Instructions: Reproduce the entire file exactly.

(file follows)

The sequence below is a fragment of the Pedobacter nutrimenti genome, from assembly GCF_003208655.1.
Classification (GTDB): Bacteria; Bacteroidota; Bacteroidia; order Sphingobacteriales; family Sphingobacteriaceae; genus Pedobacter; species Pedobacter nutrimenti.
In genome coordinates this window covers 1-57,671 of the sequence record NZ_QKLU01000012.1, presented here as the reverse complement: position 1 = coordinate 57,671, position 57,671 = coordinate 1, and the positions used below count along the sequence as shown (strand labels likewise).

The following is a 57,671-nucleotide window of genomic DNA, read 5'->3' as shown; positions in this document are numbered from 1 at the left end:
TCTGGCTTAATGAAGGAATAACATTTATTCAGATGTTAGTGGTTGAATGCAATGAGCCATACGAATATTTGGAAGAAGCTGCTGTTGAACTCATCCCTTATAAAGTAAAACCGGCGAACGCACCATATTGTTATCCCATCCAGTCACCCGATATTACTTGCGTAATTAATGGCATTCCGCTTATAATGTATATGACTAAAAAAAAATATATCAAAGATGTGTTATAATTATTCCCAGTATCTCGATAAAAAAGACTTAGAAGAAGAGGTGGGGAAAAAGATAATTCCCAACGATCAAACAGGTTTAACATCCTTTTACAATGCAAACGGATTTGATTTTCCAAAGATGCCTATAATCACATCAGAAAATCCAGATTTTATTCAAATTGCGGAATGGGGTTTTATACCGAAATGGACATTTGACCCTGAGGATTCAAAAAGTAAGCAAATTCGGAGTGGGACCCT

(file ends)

The sequence below is a fragment of the Pedobacter nutrimenti genome, from assembly GCF_003208655.1.
Classification (GTDB): Bacteria; Bacteroidota; Bacteroidia; order Sphingobacteriales; family Sphingobacteriaceae; genus Pedobacter; species Pedobacter nutrimenti.
In genome coordinates this window covers 1-57,671 of the sequence record NZ_QKLU01000012.1, presented here as the reverse complement: position 1 = coordinate 57,671, position 57,671 = coordinate 1, and the positions used below count along the sequence as shown (strand labels likewise).

The following is a 57,671-nucleotide window of genomic DNA, read 5'->3' as shown; positions in this document are numbered from 1 at the left end:
TCTGGCTTAATGAAGGAATAACATTTATTCAGATGTTAGTGGTTGAATGCAATGAGCCATACGAATATTTGGAAGAAGCTGCTGTTGAACTCATCCCTTATAAAGTAAAACCGGCGAACGCACCATATTGTTATCCCATCCAGTCACCCGATATTACTTGCGTAATTAATGGCATTCCGCTTATAATGTATATGACTAAAAAAAAATATATCAAAGATGTGTTATAATTATTCCCAGTATCTCGATAAAAAAGACTTAGAAGAAGAGGTGGGGAAAAAGATAATTCCCAACGATCAAACAGGTTTAACATCCTTTTACAATGCAAACGGATTTGATTTTCCAAAGATGCCTATAATCACATCAGAAAATCCAGATTTTATTCAAATTGCGGAATGGGGTTTTATACCGAAATGGACATTTGACCCTGAGGATTCAAAAAGTAAGCAAATTCGGAGTGGGACCCT